John Tinder has a prestigious lifetime appointment on one of the nation’s most influential federal courts. He serves alongside judges on the 7th Circuit Court of Appeals in Chicago who he says have had an outsized influence on American law for decades – a couple of whom remain active just shy of age 90.
But at 65, Tinder is walking away. He’s submitted his final written opinions for circulation among panel judges, he said, and could be finished in just a couple of weeks.
“It’s not an easy decision,” he said in an interview. “On the other hand, I’m actually eager to trysomething else.”
Tinder said the gravity of his decision a few months ago hit home when judges on the court presented him with a going-away memento: a signed placard bearing the court’s seal. Among the kind words and well wishes jurists scribbled in black marker, most expressed regret — and a few disappointment — that Tinder was leaving after just eight years.
Tinder said the sentiments of his colleagues made him re-examine his decision. “I’m leaving a job I really enjoy,” he said. He’s hard-pressed to recall another federal judge who called it quits as soon as he or she reached retirement age.
“There’s not a well-worn path from our court back to the private sector,” he said in his chambers at the Birch Bayh Federal Courthouse in Indianapolis. But he has notions of things he hopes to do in a new phase of his career that will begin when he leaves the court, likely around mid-August.
“I kind of stay away from the term ‘retirement,’” he said.
The right time
While Tinder’s service on the 7th Circuit will end sooner than his colleagues would like, he said he feels a motivation to blaze a new trail.
“It would certainly be a great honor and privilege to continue,” he said. “I have a sense, though, there’s sort of a window that if I were to stay another five years, another 10 years, there would be less opportunity to do other things.
“You can wear out,” Tinder said.
Before his eight years on the 7th Circuit, the Indianapolis native sat for 20 years as a federal judge on the U.S. District Court for the Southern District of Indiana. Before that, he served as the U.S. attorney for the Southern District, and he earlier worked a few years in private practice.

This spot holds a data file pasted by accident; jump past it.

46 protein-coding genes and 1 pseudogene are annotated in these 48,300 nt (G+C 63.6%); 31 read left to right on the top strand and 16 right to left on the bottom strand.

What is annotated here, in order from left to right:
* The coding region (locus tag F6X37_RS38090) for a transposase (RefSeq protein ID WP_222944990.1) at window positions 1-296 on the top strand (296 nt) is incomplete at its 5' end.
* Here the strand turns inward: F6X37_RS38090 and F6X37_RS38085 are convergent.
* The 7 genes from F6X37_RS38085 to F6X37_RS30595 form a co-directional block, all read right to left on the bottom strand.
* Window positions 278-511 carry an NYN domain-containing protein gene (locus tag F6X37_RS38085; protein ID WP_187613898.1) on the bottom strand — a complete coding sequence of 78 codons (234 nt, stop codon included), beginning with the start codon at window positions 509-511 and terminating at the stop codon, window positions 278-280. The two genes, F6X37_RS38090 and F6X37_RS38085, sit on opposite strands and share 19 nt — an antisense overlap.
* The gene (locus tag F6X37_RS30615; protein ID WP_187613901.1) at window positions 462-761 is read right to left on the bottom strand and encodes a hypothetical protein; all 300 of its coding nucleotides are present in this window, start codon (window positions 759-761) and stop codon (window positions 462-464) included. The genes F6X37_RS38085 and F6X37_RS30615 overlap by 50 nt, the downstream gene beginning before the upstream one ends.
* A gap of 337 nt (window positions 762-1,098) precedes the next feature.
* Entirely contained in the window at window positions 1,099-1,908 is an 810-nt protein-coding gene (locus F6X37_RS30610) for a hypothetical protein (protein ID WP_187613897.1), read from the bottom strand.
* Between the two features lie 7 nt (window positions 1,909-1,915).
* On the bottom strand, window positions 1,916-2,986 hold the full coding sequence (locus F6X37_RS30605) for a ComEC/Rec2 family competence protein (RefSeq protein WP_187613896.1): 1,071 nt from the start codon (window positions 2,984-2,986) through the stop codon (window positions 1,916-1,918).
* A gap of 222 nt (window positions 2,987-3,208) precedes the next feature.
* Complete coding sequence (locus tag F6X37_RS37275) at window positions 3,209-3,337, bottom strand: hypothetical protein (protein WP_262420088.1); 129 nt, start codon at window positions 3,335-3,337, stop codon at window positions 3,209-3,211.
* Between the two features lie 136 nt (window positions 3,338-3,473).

The notions he has in mind for his life after public service are general, but he knows what he probably won’t be doing. “I can’t see myself as a lawyer standing up in front of a judge or a panel of judges with my knees knocking to argue a case,” Tinder said.
Tinder hasn’t made any arrangements for post-bench work, but he expects to seek opportunities to assist parties with litigation consulting, compliance and arbitration. He’s not sure whether he may go to work for a big firm or do something independently.
As a consultant, he figures his bench and prosecutorial experience could be of use in helping put together effective trial presentation, or deconstructing and analyzing complex events. While working on compliance issues, he said, sometimes people with expertise outside organizations can better see potential problems than insiders. And his bench experience would lend to arbitration if the matters were things he was interested in.
But that might not be all.
“There are some public interest things I might want to undertake, and I parked my First Amendment rights about 1987,” he said.
Old scrapbooks and personal keepsakes crowd Tinder’s desk, behind which is a fine view of the south face of the Indiana War Memorial. He thumbs through photos of people with whom he’s served. He points out fresh-faced young lawyers who clerked for him and went on to make names for themselves in the profession.
“It’s been grand,” he said with a smile.
A sense of Tinder’s legacy is conveyed in the words of tribute from his 7th Circuit colleagues that are on display at the federal courthouse.
Judge Frank Easterbrook wrote, “We’ll never forget both your wisdom and generosity in our mutual work.” Judge Diane Sykes’ sentiments were, “I’m grateful for your friendship and will miss your quick brilliance and wit.” Judge Richard Posner said of Tinder, “Yours is the ideal judicial temperament, sagacity and graceful expression.”
Tinder leaving on his own terms seems fitting in some respects. After all, he’s a judge on the Chicago-based Circuit Court who arrives for work most days at his chambers in Indianapolis. Often at the end of a 12-mile bicycle ride from home. Occasionally wearing gray socks with red, white, blue and black dots. And yes, he’s worn those socks on the bench.
As he fruitlessly scoured half-empty desk drawers for memorabilia from his beloved Los Angeles Dodgers, Tinder recalled the time an Indianapolis News sports editor slipped his name into the fine print of a Dodgers box score. The sneaky scoreboard page record’s not bad for a judge called on to pinch-hit: one hit in one at bat.
“That’s the closest I ever came to fraud,” Tinder quipped.
Tinder said he’s viewed his role on the 7th Circuit as coming to court prepared for as many as six arguments in a day and being willing to listen to arguments he may not have considered.
“You try to do a good job on every piece of work that goes out with your name on it,” he said. He may have learned that from his father, John G. Tinder, who was a Marion County prosecutor.
“Dad had, of course, a big role in the legal community here,” Tinder said. “His nickname was ‘Honest John’ Tinder. You feel you have to step up to that.”•